With an ever-connected planet and the growing popularity of global cuisine, culinary tourism is tastier than ever, with big-name cities and off-the-map small towns enticing every level of gourmand globe-trotter. “People just love food,” says Erik Wolf, founder of the World Food Travel Association. “Culinary tourism is the pursuit of unique and memorable food and drink experiences both near and far. You can even be a food traveler in your own backyard.”
In nearby San Sebastián, there’s Mugaritz, whose edible experiences include more than 20 creative courses by chef Andoni Luis Aduriz, largely considered the figurative heir to Basque Country cooking king, Ferran Adrià. There’s also Arzak, now in its fourth-generation with colorful, cutting-edge menus and a more-than-100,000-bottle wine cellar.
And while cherished local wine abounds, due to the region’s proximity to La Rioja, vineyards give way to apple orchards, as cider is to the Basque as beer is to the Belgians. Here, rustic farmhouses like the century-old Zelaia and lauded Lizeaga offer extensive tastings and tours in the pastoral hillside.
“Unique destinations that haven’t always been synonymous with food are now embracing and showcasing what they have to offer,” says Kristen Fernandez, managing partner of the luxury Elli Travel Group in New York, who also notes the culinary rise of countries like Colombia, Nicaragua and Morocco. Even Russia is in the midst of a culinary awakening. “They’re taking a commodity within their culture and sharing it with people,” Fernandez says.
While global cuisine is attracting foodies near and far—think of all the Asian and Latin influences appearing on menus in America’s top restaurants—the allure is rooted in a strong focus on the origin of a dish. That’s everything from its cultural heritage to the sourcing, quality and care put into its preparation. “People are hyper-attuned to food and drink right now,” Wolf says. “They’re concerned about the pedigree of their food, be it regarding GMOs, the vegetarian and vegan movement, eating gluten-free and so on.”
This appetite for authentic eating actually beats out the desire to indulge in gourmet fare. In recent studies on foodie behaviors, “The top three categories are authentic, eclectic, and localist [eating],” Wolf says, all of which have increased since 2010. “It goes beyond just the nourishment component,” Fernandez adds. “There’s a sense of pride in telling the story of a food and its culture.”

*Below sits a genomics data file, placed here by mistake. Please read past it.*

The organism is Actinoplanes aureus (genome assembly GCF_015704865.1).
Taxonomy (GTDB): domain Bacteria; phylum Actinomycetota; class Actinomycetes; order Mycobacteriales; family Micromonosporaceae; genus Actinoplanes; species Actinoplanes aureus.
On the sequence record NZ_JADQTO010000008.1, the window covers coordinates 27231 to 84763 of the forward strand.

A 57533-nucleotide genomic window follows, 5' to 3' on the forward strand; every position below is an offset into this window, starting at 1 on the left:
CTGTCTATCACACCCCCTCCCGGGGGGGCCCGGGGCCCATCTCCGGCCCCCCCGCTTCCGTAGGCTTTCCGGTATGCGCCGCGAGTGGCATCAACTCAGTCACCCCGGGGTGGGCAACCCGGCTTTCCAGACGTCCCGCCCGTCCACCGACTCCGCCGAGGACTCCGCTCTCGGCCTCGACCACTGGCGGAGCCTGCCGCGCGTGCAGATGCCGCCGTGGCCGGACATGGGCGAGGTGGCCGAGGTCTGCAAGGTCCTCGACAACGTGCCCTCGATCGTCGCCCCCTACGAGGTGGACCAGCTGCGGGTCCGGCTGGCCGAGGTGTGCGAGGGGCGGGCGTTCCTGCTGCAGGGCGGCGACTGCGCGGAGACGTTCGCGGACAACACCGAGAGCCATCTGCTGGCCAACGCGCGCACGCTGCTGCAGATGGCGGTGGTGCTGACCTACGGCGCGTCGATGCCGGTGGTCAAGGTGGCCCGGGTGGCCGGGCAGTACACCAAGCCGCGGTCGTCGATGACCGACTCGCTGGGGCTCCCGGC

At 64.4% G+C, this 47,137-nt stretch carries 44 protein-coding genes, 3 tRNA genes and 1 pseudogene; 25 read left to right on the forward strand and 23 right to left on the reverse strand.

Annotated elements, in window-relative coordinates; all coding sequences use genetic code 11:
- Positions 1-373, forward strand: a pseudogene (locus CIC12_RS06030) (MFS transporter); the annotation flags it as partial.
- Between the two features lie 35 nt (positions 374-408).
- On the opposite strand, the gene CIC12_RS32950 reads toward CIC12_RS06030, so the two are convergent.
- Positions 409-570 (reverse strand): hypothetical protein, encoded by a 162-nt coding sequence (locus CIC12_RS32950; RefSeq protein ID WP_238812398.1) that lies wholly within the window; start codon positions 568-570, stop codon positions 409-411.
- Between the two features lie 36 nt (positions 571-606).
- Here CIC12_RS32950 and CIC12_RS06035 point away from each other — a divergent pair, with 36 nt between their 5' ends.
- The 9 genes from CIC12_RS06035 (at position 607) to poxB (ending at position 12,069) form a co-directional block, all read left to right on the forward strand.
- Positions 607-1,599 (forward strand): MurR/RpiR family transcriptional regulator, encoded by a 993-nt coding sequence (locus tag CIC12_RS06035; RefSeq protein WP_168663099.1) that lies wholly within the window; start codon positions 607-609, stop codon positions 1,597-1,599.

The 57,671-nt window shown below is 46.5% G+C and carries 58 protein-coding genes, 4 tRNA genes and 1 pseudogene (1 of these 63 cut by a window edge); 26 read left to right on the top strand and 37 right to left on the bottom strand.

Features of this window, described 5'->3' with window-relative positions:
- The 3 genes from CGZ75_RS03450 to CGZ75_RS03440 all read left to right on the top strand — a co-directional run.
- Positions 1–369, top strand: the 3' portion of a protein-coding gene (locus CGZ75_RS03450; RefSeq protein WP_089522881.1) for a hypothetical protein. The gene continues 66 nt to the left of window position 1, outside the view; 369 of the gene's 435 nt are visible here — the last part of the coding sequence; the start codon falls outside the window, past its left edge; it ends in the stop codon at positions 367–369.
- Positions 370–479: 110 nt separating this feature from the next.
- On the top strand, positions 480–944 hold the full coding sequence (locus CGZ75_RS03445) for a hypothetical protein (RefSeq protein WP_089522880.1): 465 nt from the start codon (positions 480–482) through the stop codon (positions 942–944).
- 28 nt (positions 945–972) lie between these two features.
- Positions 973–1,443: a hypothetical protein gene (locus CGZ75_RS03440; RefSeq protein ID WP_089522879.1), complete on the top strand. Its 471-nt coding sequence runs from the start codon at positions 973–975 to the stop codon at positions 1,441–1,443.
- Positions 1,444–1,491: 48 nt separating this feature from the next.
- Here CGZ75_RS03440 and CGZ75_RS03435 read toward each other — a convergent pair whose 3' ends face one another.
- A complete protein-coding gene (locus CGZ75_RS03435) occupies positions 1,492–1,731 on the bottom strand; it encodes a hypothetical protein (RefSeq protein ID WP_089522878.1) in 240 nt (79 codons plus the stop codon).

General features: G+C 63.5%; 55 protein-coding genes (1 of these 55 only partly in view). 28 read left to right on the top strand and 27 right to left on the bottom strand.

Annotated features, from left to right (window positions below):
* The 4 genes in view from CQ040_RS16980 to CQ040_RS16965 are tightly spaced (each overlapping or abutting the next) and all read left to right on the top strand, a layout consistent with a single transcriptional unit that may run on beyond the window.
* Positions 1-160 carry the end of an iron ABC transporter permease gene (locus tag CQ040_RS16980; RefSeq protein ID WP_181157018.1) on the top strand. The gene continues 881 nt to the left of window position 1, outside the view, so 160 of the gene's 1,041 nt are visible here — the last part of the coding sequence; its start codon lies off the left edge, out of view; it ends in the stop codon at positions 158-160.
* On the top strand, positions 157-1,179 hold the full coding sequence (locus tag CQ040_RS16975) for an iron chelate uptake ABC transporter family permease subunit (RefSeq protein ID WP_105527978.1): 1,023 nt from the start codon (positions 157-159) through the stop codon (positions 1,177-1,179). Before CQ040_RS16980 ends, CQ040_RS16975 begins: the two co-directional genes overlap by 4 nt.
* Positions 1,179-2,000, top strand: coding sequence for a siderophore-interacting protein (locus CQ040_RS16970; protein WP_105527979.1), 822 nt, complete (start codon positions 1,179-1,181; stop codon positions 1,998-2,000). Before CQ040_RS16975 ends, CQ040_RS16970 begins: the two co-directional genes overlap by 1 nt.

In Lima, Peru, chefs are turning local ingredients into avant-garde art forms through which guests can truly taste the terrain. At Central, chef Virgilio Martinez forages through jungle, desert, mountain and sea to bring the diverse landscape to a diner’s plate at his “Chef’s Table”-famous Central, named the fifth best restaurant in the world. Using hyperlocal sourcing and natural elements, this Michelin-starred tasting menu uses its edible art as a means to travel across altitudes—from the Pacific to the Andes to the Amazon—giving guests a countrywide tour without even leaving the table.
Sure, dining “local” takes foodies on flavor journeys through new parts of the world, but it’s the hands-on experiences that truly immerse excursionists into the essence of a city. By hand-rolling sushi in Tokyo, pressing wine grapes in Tuscany, or meandering through the spice markets of Istanbul, bon vivants can intimately engage in a country’s traditions and culture.
“It’s very common for our clients, whether they be couples, families, or honeymooners, to want to weave some hands-on culinary experience into their trip,” Fernandez says. “And not just by going to a Michelin-starred restaurant to have a fabulous dinner with some fabulous wine, but by rolling up their sleeves, putting on an apron and learning to cook themselves.”
In Thailand, visitors can fine-dine at world-renowned restaurants, like Bangkok’s Gaggan, with its molecular masterpieces, or Nahm, with its dreamy takes on Thai classics, but cooking classes are where in-the-know tourists go to get their hands on not just noteworthy meals but skills and techniques they can take home. Set in a lush oasis with open-air pagodas and tranquil ponds, the five-star Baipai Thai Cooking School is a palatable paradise featuring private classes that teach students the ins and outs of this Asian culture’s vibrant cuisine.
Meanwhile, a short plane ride away, Chiang Mai is the sultan of street food—hailed “the best city in Asia” by Travel & Leisure magazine—and touts impressive options like A lot of Thai, where celebrity chef Yui hosts market tours and cooking classes on authentic staples like savory pad thai and salty-sweet panang curry. In the nearby countryside, the picturesque Thai Farm Cooking School offers guests a chance to pick their own produce from the extensive organic farm, followed by a full-day class using those very ingredients.
Not sure where to start? Specialty travel companies can help curate plans for your every want and need. With New York-based Artisans of Leisure, elite jet-setters can learn alongside Thailand’s leading cooking schools before indulging in spa appointments, exploring local landmarks and other tailored activities. The trendsetting Traveling Spoon, hailed by Forbes as “the next generation of culinary tourism,” also arranges private meals, cooking classes and market visits with expert home chefs.
Ultimately, whether it’s a sumptuous supper, lavish tasting tour or an enlightening cooking class in a new country, the epicurean experience is more about connections than consumption. “A lot of memories are made with food,” Fernandez says. “It brings people together and creates an unforgettable experience.”
By Lydia Woolever